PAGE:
Music in Yoga Class: Drop the Technique and Just Dance

I studied ballet through my whole childhood. By the time I was 12, I was dancing seven days a week and spending all day Saturday and Sunday training and rehearsing. When you take a ballet class, you begin with the technique at the barre. You meticulously warm up your feet, ankles, legs. Eventually, you move to the center of the room and continue honing your technique – pirouettes, arabesques, more tendus. You drill and repeat, drill and repeat.

Then, at a certain point, you learn a piece of choreography and you DANCE. You let go of the inner critic that hounds you about your knock-knees or your pronated feet and you put all of the steps together and you express yourself through your body. It’s FUN and the music is beautiful and there’s a levity in the room that fuels everyone simultaneously.

Clearly, there’s a place for that single-pointed focus on technique just as there’s a place for letting go and dancing. The closest I’ve come to that feeling of letting go of my inner taskmaster during yoga is in classes with music. I love technique-oriented yoga classes. They hone my focus and affirm to my ego that says, ‘You’re trying really hard therefore you are doing something right in your life!’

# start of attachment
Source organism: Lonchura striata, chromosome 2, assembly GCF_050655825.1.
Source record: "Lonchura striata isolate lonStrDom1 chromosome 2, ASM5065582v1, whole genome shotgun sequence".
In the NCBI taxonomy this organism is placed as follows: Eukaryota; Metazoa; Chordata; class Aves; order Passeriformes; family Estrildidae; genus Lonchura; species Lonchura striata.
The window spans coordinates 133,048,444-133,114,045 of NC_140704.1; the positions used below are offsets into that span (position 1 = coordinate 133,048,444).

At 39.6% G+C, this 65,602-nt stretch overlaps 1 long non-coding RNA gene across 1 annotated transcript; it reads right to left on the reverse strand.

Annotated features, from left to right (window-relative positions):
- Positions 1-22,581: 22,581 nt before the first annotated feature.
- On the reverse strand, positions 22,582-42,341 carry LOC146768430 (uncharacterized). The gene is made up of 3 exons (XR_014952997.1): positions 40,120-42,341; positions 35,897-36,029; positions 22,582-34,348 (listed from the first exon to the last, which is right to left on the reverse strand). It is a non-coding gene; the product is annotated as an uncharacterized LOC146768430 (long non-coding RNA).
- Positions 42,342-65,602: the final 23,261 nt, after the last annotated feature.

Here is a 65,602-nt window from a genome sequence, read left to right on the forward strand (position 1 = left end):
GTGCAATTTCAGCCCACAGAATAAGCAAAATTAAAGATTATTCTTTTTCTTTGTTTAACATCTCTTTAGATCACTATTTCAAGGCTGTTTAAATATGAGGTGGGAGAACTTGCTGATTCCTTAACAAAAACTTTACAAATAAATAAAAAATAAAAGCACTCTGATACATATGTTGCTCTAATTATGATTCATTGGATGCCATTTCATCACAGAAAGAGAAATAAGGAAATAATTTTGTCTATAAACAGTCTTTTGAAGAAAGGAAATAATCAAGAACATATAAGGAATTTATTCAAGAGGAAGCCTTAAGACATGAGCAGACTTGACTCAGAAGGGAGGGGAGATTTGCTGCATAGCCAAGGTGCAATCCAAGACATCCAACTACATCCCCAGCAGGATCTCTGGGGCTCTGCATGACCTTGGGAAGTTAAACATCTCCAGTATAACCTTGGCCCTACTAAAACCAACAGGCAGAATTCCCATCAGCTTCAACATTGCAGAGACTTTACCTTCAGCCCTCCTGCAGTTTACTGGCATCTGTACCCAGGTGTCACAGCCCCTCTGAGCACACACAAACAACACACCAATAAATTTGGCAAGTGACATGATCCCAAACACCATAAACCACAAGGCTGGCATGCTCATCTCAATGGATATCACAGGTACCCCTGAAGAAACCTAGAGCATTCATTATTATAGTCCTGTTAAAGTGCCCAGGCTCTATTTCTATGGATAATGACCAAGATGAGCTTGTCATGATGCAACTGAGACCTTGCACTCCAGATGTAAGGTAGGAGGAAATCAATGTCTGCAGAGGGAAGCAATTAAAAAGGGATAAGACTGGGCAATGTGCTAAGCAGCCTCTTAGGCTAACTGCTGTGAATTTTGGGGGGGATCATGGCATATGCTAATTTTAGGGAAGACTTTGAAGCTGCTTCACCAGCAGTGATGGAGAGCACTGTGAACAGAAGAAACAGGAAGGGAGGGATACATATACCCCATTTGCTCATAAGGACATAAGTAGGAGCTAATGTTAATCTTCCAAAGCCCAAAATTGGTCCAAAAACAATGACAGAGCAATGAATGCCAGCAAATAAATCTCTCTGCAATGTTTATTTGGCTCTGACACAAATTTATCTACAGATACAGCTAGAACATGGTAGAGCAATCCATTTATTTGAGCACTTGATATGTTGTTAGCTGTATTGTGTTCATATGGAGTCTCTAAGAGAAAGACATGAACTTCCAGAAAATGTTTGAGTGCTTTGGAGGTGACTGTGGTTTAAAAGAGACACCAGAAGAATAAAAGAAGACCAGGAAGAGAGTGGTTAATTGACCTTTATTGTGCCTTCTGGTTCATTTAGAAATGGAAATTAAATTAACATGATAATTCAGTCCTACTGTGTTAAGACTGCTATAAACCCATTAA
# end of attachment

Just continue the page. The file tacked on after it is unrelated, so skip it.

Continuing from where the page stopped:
I also love classes with a good playlist because they allow me to drop my technique and just be in my body moving, breathing, and doing the yoga poses that I’ve drilled and repeated for the past 20 years. During certain times in my life or even certain times of day (like after a long day of work and commuting), I want to drop the technique and just dance. I want to forget about my fussy wrists and my crappy backbends and I want to move and breathe and express – even if, especially if nobody’s watching.

Like Jason, I know there’s a place for both quiet and music-filled yoga classes. And if you only practice to music, I implore you to consider adding a few minutes of pranayama or meditation in silence to the beginning or end of your day or your practice session.

But if you’ve never tried a yoga class to music? Or if you had a bad experience 10 years ago? It might be worth trying again. You might just unlock some moving, breathing, emotive part of you that’s not of the mind, but of the moment.

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Episode 32: Stephanie Snyder — How Chanting & Playlists Create Connection

I know, I KNOW, my husband wrote an extremely popular blog post recently on why he has never played music in his nearly 20 years of teaching yoga. And yes, it’s been one of our most popular posts to date with more than 3,000 shares.

So, I guess this makes me the family contrarian: I like going to classes with music. And not all classes with music are loud or distracting or counterproductive to introspection. On this episode I decided to talk to Stephanie Snyder, someone I think of as the queen of the playlist. She offers her intention behind including music in class, her thoughts on the tradition of sound in yoga, plus she was kind enough to share some of the mistakes she’s made over the years.

BONUS: One of Steph’s favorite bands, Young Moon, create the soundtrack for this episode.


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RECOMMENDED & RELATED LINKS
Lovestory Yoga
Kevin Paris Music

MUSIC
Young MoonLove is a Light, Fell on My Face